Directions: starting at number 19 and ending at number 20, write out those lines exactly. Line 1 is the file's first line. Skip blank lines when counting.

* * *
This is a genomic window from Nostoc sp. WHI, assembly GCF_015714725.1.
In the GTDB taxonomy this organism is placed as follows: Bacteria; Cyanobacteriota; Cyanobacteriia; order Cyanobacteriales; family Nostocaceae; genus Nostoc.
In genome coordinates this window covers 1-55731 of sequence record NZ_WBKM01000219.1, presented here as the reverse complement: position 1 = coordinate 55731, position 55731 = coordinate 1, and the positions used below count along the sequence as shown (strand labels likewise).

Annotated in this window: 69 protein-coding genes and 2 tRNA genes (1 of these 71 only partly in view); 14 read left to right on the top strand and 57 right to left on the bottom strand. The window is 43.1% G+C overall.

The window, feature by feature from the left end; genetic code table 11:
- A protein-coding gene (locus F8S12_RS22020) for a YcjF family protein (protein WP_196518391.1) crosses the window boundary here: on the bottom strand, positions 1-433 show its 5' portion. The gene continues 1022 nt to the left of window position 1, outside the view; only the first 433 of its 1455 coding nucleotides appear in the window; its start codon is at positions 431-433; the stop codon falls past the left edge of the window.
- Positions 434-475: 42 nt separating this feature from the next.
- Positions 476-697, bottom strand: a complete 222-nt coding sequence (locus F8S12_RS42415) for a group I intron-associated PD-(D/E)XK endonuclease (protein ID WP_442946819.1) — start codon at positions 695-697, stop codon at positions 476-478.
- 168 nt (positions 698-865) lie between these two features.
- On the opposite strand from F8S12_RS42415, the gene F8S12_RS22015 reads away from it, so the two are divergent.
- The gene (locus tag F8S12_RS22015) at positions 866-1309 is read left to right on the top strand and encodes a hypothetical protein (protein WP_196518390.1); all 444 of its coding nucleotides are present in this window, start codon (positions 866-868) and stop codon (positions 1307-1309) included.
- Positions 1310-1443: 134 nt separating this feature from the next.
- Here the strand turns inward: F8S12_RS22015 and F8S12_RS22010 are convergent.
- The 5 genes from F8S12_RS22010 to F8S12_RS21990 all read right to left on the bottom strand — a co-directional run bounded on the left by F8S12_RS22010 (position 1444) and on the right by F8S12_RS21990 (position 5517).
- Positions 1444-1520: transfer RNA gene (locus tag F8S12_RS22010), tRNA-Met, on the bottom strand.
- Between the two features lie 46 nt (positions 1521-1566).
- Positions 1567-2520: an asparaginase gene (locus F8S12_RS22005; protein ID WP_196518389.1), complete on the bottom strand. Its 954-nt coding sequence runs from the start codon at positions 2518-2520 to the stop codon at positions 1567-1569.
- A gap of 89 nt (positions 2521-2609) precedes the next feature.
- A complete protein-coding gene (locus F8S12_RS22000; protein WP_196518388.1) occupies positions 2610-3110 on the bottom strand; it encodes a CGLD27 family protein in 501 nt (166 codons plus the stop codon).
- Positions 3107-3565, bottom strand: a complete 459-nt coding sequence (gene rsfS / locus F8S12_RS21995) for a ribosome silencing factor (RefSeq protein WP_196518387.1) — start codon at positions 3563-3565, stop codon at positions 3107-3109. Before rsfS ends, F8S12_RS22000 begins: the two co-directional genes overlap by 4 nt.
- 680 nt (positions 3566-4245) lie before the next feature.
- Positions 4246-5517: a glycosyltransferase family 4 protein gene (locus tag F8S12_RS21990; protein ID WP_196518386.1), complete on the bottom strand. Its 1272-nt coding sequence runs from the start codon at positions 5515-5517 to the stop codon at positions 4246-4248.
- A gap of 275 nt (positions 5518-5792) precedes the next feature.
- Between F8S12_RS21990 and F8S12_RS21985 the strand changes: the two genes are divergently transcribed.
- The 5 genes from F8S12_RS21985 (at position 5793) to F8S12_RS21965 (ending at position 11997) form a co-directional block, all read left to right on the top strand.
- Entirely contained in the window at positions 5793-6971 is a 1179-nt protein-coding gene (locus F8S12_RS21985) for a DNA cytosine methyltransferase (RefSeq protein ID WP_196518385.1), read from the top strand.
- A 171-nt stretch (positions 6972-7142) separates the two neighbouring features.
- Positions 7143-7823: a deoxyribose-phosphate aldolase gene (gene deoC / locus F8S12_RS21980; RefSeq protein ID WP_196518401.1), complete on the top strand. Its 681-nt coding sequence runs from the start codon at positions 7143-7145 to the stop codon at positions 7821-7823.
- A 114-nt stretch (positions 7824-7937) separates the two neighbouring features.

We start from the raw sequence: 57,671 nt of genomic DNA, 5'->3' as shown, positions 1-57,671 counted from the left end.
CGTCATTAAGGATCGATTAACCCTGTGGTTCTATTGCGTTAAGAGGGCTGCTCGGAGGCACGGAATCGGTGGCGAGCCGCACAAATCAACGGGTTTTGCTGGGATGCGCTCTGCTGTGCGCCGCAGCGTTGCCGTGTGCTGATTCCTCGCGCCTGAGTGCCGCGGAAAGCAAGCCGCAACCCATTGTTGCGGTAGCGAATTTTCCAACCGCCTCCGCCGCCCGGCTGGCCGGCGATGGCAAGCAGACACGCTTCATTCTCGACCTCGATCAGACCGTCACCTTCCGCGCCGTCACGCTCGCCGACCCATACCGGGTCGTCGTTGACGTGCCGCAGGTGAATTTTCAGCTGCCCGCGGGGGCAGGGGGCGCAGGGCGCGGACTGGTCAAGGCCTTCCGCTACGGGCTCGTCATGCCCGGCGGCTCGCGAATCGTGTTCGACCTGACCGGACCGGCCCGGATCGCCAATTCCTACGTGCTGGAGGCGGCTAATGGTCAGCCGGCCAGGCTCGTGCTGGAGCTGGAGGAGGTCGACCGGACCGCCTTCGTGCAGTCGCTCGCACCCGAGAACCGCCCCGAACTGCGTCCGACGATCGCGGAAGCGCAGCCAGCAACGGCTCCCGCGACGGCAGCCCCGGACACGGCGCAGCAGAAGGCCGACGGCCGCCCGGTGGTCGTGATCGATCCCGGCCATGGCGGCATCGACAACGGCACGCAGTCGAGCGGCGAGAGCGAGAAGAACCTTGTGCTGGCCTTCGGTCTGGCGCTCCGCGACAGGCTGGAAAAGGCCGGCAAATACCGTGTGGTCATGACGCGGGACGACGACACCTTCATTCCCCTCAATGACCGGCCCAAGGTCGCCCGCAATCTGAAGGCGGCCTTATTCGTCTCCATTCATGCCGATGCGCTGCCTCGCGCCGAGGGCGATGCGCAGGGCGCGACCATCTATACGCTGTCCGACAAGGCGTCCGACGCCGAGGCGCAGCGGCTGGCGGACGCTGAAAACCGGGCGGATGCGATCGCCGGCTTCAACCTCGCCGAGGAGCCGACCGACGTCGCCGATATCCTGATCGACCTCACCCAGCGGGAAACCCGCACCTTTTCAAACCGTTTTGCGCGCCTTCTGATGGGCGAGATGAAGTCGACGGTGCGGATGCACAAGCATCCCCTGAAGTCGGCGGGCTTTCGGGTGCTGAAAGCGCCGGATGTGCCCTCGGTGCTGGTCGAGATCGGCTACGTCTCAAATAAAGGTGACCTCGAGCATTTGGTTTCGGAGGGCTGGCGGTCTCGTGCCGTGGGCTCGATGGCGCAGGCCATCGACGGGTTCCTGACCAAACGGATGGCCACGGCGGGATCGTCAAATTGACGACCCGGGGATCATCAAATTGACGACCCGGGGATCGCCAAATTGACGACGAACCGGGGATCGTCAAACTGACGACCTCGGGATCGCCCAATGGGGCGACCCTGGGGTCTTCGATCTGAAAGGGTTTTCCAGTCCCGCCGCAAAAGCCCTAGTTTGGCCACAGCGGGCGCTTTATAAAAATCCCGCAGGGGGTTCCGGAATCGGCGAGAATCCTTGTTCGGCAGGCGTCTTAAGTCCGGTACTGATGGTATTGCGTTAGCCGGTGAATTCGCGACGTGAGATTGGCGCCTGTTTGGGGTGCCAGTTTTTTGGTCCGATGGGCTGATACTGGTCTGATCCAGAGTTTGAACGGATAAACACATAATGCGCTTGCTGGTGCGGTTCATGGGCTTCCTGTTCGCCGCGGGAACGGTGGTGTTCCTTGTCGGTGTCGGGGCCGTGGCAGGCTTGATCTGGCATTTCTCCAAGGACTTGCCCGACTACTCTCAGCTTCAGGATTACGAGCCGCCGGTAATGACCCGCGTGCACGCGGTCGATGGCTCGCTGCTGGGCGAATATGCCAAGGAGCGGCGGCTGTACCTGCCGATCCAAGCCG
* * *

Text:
- A complete protein-coding gene (locus F8S12_RS22000; protein WP_196518388.1) occupies positions 2610-3110 on the bottom strand; it encodes a CGLD27 family protein in 501 nt (166 codons plus the stop codon).
- Positions 3107-3565, bottom strand: a complete 459-nt coding sequence (gene rsfS / locus F8S12_RS21995) for a ribosome silencing factor (RefSeq protein WP_196518387.1) — start codon at positions 3563-3565, stop codon at positions 3107-3109. Before rsfS ends, F8S12_RS22000 begins: the two co-directional genes overlap by 4 nt.